What is an Interception in Football? (Full Explanation)

By Coach Martin | Football Rules & Penalties


There are a number of ways a turnover can happen in football.

Turnovers occur when the defense is able to gain possession of the football while it's still live, and they can completely change the game.

One of the most common of these turnovers is the interception.

An interception occurs during passing plays when a defender is able to catch a pass originally intended for an offensive receiver.

It can happen at any point in the game, at any spot on the field, and by any defender on the field.

Let's take a more in-depth look at what an interception in football is, as well as what happens when one occurs.

What is an Interception in Football?

An "interception" is when a defender is able to catch a forward pass originally meant for a receiver.

It's called an interception because the defender literally *intercepts* the ball before it reaches its intended target.

Interceptions are sometimes referred to as a "pick," referring to the defender "picking off the pass" before it gets to the receiver.

As mentioned before, any defender is able to record an interception.

There are a few quick rules that apply to an interception, both in terms of how a player records one and what happens after an intercepted pass.

Rules for an Interception:

The rules for how an interception can be completed are quite simple...

a. Catching the Pass

First, the defender can catch a pass from the quarterback just the same way that any offensive receiver would.

The same rules apply for what constitutes a legal catch for defenders and offensive players.

This means that the defender must catch a forward pass in the air before it touches the ground.

He cannot trap the ball on the ground, or have it bounce off the ground and go into his hands.

If this happens, it will be an incomplete pass.

b. Stay In Bounds

Next, the defender must catch the ball legally in the field of play.

This means he must get both of his feet down on the field in-bounds after intercepting the pass.

For example, if he leaps into the air to make the interception one of his feet comes down out of bounds, it would be ruled an incomplete pass.

Other than these, there are no other rules for an interception in football.

Remember, it must be a forward pass that travels beyond the line of scrimmage and that the defender must catch it before a receiver does.

If the receiver catches a pass then drops it on the ground afterward, only to get picked up by the defender, it's ruled a fumble instead.


What Happens after an Interception?

Just like a completed pass to an offensive player, the ball is live after an interception has been recorded by a defender.

This means that the defender is able to advance the ball upfield until he is either tackled or forced out of bounds.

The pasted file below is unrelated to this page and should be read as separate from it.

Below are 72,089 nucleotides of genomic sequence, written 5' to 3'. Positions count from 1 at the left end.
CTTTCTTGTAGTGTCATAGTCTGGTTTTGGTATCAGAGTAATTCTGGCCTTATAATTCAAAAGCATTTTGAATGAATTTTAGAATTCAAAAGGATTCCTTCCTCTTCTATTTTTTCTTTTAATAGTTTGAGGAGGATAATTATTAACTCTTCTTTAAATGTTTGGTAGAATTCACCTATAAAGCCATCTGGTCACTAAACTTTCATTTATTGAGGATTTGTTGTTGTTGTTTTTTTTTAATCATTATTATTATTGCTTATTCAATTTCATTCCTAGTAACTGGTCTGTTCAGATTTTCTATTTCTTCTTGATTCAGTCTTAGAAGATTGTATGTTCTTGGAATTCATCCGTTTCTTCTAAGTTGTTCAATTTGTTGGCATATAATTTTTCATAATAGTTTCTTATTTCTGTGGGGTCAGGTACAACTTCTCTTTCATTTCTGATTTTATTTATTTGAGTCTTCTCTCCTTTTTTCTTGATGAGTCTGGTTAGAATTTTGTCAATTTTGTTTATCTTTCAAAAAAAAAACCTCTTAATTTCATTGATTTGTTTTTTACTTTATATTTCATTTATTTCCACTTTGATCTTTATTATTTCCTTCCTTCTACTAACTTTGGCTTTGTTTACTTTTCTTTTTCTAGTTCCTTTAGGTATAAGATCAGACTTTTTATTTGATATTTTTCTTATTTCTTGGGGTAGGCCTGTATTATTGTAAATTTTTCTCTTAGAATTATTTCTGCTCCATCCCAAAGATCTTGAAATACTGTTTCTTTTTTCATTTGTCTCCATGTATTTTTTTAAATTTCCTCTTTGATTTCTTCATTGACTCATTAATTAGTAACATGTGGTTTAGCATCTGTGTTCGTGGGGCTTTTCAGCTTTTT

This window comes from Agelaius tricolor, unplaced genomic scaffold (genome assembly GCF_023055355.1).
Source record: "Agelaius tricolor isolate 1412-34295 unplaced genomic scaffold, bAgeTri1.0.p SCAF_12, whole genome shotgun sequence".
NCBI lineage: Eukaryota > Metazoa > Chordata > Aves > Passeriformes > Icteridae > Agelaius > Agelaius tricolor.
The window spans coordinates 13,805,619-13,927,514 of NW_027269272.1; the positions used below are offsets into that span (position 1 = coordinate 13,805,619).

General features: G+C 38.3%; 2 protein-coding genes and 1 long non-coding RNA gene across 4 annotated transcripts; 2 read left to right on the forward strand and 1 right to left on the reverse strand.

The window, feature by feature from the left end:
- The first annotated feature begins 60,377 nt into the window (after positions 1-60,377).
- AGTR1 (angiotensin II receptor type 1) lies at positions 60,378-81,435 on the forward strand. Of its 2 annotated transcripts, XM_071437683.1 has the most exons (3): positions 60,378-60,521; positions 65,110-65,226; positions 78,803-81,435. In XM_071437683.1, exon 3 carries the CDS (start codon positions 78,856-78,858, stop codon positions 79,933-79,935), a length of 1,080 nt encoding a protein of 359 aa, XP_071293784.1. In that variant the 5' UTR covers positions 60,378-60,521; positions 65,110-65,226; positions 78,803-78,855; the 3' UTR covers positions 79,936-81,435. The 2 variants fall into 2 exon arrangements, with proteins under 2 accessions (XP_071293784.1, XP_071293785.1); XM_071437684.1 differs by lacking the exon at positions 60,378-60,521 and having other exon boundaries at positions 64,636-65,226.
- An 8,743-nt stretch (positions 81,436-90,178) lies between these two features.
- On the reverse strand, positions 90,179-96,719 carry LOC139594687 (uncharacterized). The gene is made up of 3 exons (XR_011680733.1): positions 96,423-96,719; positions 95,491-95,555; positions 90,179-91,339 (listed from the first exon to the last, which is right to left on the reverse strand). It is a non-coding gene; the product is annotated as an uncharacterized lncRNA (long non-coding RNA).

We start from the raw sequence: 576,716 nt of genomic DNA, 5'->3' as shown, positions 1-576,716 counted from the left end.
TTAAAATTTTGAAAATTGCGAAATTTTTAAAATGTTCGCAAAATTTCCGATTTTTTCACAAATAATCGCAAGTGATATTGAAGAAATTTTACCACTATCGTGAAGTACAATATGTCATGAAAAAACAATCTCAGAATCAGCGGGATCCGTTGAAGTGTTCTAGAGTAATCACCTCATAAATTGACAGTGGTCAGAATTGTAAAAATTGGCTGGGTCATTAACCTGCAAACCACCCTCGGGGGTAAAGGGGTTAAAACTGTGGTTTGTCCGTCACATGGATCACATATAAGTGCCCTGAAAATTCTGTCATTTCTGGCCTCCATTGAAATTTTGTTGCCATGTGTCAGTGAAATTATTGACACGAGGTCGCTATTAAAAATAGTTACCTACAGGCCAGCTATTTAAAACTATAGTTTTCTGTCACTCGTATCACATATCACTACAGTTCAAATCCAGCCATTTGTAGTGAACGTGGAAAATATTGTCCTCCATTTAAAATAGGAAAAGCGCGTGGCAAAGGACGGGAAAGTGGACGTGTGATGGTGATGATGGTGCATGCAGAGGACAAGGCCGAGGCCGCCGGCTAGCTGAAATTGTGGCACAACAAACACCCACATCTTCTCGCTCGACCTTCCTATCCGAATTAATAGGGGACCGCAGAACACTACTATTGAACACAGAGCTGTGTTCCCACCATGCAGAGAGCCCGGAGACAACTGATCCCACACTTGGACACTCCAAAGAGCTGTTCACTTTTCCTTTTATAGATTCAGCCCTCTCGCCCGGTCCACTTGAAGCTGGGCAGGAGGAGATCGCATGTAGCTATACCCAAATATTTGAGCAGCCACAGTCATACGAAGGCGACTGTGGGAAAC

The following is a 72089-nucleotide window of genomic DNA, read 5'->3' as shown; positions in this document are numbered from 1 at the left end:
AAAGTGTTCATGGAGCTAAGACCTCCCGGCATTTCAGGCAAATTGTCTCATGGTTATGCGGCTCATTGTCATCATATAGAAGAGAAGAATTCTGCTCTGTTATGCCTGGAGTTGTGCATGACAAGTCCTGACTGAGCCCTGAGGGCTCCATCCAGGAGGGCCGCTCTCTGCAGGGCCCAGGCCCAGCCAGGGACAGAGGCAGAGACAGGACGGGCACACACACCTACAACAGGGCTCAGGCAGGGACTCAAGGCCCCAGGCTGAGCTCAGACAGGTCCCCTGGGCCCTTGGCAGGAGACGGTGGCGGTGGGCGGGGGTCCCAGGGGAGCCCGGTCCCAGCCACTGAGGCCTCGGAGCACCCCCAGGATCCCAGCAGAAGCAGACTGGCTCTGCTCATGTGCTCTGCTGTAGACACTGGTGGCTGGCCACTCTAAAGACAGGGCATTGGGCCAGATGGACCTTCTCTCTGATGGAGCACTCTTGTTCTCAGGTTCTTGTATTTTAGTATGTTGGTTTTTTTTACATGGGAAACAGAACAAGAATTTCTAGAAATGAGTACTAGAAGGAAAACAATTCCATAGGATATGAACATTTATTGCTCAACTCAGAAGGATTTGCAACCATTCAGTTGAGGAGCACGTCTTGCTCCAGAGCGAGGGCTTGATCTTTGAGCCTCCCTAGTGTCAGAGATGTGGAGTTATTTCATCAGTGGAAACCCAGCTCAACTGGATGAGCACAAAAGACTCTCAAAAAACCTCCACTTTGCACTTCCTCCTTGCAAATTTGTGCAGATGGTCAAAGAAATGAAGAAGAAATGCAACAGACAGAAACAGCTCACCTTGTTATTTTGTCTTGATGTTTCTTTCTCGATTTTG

Football rules state that once an interception occurs, the defending team essentially becomes the offensive team.

So, defenders may block players on the offensive team as the defender who intercepted the ball tries to advance the ball.

This also means the offensive team instantly becomes the defending team, and they must try to either tackle the defender who is in possession of the ball or force him out of bounds to stop the play.

Once the play is over -- after the defender gets tackled or goes out of bounds -- his team's offense will take over at that position on the field.

They will have a first-and-10 from that spot.

Keep in mind that all the same rules for ball carriers apply to the defender after he records an interception.

He must hang onto the football, as he can fumble the ball if it's knocked loose.

He also can't throw the football forward, but he can pitch it back to a member of his team who is behind him.


What is a Pick Six?

If you watch a game of football and an interception happens, one thing you might hear referred to is the "pick six."

This refers to when a defender makes an interception and then returns the ball all the way into the other end zone for a touchdown.

It's a "pick six" because the play starts with a pick (or an interception) and ends up with the defensive side scoring six points for their team (with the touchdown).

A pick six is one of the most exciting plays in all of football as it can completely turn games around.

The most exciting pick sixes happen late in games, or are very long.

For example, if the offense is driving deep into the defender's territory and a pick six happens, a defender might scamper 80 yards or more down the other side of the field to score for his team.


An interception in football is one of the most exciting plays in the sport.

It not only instantly results in a change of possession, but it allows the defensive team to try to advance the ball as deep downfield as possible -- and even potentially score a touchdown for their team.

Offensive teams always try to avoid throwing an interception, of course, while the defense always hunts for one on passing plays.

It's an exciting cat-and-mouse game that happens on all levels of football.

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